The Conscience of the King
Can anyone reading this article name a science fiction character – one who is not Star Trek’s Spock or the X-Men’s Beast – who enjoys quoting great poets and philosophers? I am speaking of popular sci-fi heroes known to the general public here; I am acquainted with other characters in science fiction novels who make references to the classics. The sad fact is that very few of these are recognized by the general, movie-going public.
If you point out a few of the popular characters I missed herein, thank you for reminding me about them. For now, though, I will operate under the impression that the most recognized franchise whose characters regularly recite from classical literature is Star Trek. In the original series, Kirk and Scotty made allusions to Ancient myth, classic poetry, and the Bible fairly often, as did Dr. McCoy. Even Sulu was well-versed in the liberal arts, shown by his fascination with The Three Musketeers. In this and other Star Trek series, it wasn’t just humans who devoured Cervantes, Shakespeare, Aristotle, etc.; the Vulcans studied and admired our literature along with their own. We also saw in Star Trek VI: The Undiscovered Country that the Klingons had examined and come to appreciate Shakespeare’s works.
Likewise, it wasn’t uncommon in the original Marvel comics for most of the heroes to reference classic literature or mention tidbits from ancient myth. Thor is the obvious example, since he comes straight from ancient Norse tradition, but in the first stories even Hawkeye knew enough of the liberal arts to give Captain America the unwelcome nickname of “Methuselah.” So Beast, while the most erudite hero in that fictional universe, was not the only one who had studied the literature of the past.
Now, readers and future writers, compare the expansive knowledge exhibited by these characters during these eras with a modern equivalent – Disney’s remake of their 2003 film A Wrinkle in Time. In the book by the same name, I am told, one of the three women who led the children on the adventure to rescue their father speaks to the other characters through quotes. In order to communicate, Mrs. Who recites items not only from the Bible, but from Shakespeare and other great human philosophers/writers. Although the children may need to have her remarks translated from time to time, the fact remains that she knows enough about classical literature for her to use it as a vehicle by which to convey ideas and information to them.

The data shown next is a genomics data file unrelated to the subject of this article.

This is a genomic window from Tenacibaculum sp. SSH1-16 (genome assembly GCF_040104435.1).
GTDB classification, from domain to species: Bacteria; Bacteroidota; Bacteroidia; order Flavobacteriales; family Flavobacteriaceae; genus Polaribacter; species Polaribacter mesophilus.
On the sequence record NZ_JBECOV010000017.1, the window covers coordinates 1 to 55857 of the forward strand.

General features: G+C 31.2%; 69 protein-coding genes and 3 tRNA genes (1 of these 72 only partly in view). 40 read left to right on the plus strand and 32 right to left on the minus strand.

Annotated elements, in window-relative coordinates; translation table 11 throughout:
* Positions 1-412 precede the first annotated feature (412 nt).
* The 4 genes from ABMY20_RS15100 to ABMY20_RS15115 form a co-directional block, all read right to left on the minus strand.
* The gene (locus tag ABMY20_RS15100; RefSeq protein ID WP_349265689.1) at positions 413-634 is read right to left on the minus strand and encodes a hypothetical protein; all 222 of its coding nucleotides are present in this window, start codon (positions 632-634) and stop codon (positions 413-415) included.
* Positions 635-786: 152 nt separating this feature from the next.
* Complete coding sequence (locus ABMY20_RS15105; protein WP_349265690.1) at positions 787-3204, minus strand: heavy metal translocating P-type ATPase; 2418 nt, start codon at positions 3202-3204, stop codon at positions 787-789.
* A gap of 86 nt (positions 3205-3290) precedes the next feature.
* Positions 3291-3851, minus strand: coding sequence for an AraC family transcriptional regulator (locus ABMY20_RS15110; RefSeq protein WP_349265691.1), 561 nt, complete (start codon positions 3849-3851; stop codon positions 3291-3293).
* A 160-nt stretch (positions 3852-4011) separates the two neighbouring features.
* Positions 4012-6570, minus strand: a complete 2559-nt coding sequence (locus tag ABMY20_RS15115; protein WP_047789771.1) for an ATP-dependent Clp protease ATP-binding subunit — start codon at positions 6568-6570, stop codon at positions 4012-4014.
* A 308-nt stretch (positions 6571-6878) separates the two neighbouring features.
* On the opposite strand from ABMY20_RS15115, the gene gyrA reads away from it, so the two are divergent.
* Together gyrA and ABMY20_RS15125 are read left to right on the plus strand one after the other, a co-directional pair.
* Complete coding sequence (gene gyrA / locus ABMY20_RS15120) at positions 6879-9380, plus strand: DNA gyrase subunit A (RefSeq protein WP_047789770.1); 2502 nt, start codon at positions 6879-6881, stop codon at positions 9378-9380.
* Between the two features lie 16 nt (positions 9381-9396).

In the new film, however, Mrs. Who speaks by quoting Jay Z. This is how she relays ideas, warnings, and information to the children in the new movie. While I have no opinion on Jay Z whatsoever, the fact is that the decision of the film’s makers to have him be the sole source of wisdom by which Mrs. Who communicates is absolutely terrifying. Miss L’Engle’s decision to use classic literature as a mode of communiqué makes much more sense since it shows extensive knowledge, deep understanding, and creativity. Having Mrs. Who reference Jay Z in the new film, on the other hand, is like a man bringing a MacDonald’s meal to Buckingham Palace when he has been invited to dine with the Queen. It shows a lack of awareness, self-indulgence, and very little – if any – imagination.
This alteration to the personality of a primary character in A Wrinkle in Time points to a very disturbing lack in modern science fiction. Outside of the rebooted Star Trek film franchise and, perhaps, the X-Men and Avengers movies, few popular sci-fi protagonists today refer to the classics in their dialogue any more. Nor are they shown reading from or consulting it, which they did in The Wrath of Khan and The Undiscovered Country. And even in the new ST films, the timeless art of the past is given relatively little space. This was shown most blatantly in Star Trek Beyond; it is good ol’ rock and roll, after all, not the clashing cymbals and thundering drums of Flight of the Valkyries that discombobulates the aliens trying to destroy Yorktown.
Why is this important? Why should heroes (and villains) in sci-fi make allusions to the classics where/when appropriate? It is important because knowledge of the actual, real classic arts is vital to expanding one’s understanding of good and evil, allowing the characters to have a wide historical perspective, and developing their ability to think resourcefully, thus drawing the audience along.
Going backwards from the list above, scientists have proven that reading fiction improves one’s ability to think inventively. This is not truly surprising; we absorb a great deal from the tales on which our minds and hearts delight. More than a few of us can think back to stories we read, heard, or saw which gave us ideas on how to work through situations in our own lives. For writers the exposure to stories, old and new, is no less vital than breathing. If we cannot draw mental sustenance and strength from the lore of the past, our stories are more likely to become chaff in the winds of time than rocks which help to turn a mighty river.
As a direct example consider Kirk’s homemade cannon in the original Star Trek episode “Arena.” Here he must face and defeat the Gorn captain in order to save his crew and the Federation – without the aid of the advanced weaponry of Starfleet. Because the reptillian Gorn is physically stronger than Kirk, he cannot hope to win the fight against the alien with mere fisticuffs. So the Starfleet captain goes off in search of something – anything – that will allow him to defeat his mortal foe.